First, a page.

That short introductory portion of the article made several points necessary to understand the claims of the meme:
- Any given federal fiscal year concludes on September 30 of that year; a fiscal year consists of the fourth and final quarter of the preceding year and the first three quarters of that particular fiscal year. Fiscal year 2017 (FY 2017) began on October 1 2016 (during Obama’s presidency), and concluded on September 30 2017 (during Trump’s);
- Fiscal year 2016 (FY 2016) went from October 2015 to September 2016, and the FY 2016 deficit was the $586 billion described in the meme — which was off by $1 billion at $585 billion;
- In fiscal year 2017 (FY 2017), the total deficit was $644 billion to the previous year’s $546 billion;
- Both figures were subject to “calendar adjustments,” re-calculations based on calendar year (versus fiscal year);
- Accounting for calendar adjustments, the federal deficit in 2017 $644 billion (vs. $666 billion), and $546 billion in FY 2016 (vs. $586 billion). In FY 2016, calendar adjustments reduced the federal deficit by 6.8 percent; in FY 2017, that percentage decrease was 3.3 percent.
The meme’s second figure provided a federal deficit of $984 billion on 1/20/19; the meme appeared on December 1 2019. On November 7 2019, that figure appeared in a Congressional Budget Office (CBO) document, “Monthly Budget Review: Summary for Fiscal Year 2019”:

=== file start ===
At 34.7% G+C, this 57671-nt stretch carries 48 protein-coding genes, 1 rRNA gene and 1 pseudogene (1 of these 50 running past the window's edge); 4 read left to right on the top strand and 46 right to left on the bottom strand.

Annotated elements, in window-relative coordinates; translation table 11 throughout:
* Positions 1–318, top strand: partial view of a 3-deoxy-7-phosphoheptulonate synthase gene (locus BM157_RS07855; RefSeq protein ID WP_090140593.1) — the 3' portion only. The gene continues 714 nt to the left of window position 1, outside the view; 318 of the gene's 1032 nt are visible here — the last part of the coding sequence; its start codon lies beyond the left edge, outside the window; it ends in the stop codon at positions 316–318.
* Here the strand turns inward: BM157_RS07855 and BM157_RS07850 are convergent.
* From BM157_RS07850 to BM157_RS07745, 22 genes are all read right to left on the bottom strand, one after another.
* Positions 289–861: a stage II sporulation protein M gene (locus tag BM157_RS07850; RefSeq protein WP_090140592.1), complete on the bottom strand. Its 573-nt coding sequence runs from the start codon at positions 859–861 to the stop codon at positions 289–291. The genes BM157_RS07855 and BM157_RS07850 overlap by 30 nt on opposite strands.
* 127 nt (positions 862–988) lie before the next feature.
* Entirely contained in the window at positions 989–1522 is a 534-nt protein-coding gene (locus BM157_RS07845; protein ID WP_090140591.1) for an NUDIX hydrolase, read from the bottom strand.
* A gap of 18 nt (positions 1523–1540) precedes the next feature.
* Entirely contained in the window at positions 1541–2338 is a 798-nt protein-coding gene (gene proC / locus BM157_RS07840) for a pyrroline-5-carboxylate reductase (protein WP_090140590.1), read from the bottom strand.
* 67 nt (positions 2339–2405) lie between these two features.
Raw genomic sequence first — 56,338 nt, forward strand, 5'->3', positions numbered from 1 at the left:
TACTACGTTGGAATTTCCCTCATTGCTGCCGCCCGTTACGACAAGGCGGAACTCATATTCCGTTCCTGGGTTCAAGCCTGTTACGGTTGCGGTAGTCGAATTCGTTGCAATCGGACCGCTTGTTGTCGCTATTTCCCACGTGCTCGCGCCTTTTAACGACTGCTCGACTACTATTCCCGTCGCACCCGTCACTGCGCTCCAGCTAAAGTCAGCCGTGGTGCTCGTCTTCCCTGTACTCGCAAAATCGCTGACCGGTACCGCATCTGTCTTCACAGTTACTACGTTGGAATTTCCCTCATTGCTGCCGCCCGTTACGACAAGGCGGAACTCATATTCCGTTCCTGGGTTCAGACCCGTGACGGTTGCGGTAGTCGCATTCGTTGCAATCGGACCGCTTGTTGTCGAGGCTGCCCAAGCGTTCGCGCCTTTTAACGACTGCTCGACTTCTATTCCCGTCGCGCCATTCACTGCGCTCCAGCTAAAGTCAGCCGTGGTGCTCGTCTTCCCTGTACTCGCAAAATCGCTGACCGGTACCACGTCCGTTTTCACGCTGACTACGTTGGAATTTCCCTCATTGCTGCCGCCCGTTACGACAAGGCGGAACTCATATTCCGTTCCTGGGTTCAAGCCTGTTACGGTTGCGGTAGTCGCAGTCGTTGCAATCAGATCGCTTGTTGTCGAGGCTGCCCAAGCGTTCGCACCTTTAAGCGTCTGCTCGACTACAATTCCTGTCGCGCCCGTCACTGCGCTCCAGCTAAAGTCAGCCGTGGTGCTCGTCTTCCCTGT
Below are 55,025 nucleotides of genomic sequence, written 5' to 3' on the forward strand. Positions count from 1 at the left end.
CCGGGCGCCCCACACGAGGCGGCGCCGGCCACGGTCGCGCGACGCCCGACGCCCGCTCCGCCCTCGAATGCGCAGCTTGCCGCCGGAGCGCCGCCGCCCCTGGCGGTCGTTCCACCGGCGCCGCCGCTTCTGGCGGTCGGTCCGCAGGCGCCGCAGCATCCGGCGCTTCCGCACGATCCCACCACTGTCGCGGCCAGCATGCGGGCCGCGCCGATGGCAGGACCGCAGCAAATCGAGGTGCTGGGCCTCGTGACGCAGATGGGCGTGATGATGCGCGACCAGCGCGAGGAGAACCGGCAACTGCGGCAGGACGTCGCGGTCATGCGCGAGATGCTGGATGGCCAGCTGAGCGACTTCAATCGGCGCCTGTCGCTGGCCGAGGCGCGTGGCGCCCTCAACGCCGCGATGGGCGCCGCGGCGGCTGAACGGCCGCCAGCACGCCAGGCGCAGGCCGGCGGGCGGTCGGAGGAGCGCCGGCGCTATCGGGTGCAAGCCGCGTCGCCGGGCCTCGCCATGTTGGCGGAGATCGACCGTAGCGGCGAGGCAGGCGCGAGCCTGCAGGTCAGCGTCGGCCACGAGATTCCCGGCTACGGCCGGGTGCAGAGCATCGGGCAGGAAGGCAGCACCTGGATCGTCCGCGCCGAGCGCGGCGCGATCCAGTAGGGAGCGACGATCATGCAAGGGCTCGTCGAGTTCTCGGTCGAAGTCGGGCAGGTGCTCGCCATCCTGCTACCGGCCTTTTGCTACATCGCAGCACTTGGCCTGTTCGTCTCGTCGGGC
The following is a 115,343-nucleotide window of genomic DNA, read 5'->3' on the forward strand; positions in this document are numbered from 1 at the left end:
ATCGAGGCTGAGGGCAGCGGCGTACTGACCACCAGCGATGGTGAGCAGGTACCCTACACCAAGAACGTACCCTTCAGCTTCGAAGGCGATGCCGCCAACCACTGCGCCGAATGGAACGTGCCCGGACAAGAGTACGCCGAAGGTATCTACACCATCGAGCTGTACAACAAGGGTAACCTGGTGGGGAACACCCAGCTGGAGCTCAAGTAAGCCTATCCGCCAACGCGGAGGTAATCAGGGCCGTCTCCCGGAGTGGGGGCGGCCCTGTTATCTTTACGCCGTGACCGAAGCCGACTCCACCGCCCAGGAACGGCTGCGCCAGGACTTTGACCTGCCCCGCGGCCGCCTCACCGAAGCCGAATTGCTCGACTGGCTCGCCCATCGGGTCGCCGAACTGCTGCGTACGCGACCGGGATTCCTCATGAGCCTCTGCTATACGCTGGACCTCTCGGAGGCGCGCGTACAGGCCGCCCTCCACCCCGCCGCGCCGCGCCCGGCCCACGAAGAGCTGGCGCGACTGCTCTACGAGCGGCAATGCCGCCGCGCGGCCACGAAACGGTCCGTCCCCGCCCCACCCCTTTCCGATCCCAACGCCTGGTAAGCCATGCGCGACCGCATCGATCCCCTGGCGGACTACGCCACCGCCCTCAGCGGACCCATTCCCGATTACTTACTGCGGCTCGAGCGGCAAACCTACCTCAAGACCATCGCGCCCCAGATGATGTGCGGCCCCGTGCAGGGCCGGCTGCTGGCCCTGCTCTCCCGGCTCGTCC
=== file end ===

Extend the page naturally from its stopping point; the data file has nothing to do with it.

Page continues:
In fiscal year 2019, the budget deficit totaled $984 billion—$205 billion more than the shortfall recorded in 2018. Measured as a share of GDP, the deficit increased to 4.6 percent in 2019, up from 3.8 percent in 2018 and 3.5 percent in 2017.
As such, the second number was also rooted in officially documented figures. A more detailed report excerpted below provided additional context:
In fiscal year 2019, which ended on September 30 , the federal budget deficit totaled $984 billion — $205 billion more than the shortfall recorded in 2018. The deficit increased to 4.6 percent of the nation’s gross domestic product (GDP) in 2019, up from 3.8 percent in 2018 and 3.5 percent in 2017. As a result, federal debt held by the public rose to 79.2 percent of GDP, up from 77.4 percent at the end of fiscal year 2018.
In 2019, the government’s revenues amounted to $3.5 trillion—$133 billion (or 4 percent) more than in 2018. As a percentage of GDP, revenues fell from 16.4 percent in 2018 to 16.3 percent in 2019, remaining below the average (17.4 percent) for the past 50 years.
After those figures were released in November 2019, CNBC reported that the final numbers rose 26 percent over 2018 and represented the highest deficit in seven years. CNBC also noted that the number was lower than projected previously, and deficit increases were attributed largely to tax cuts ushered in by the Trump administration: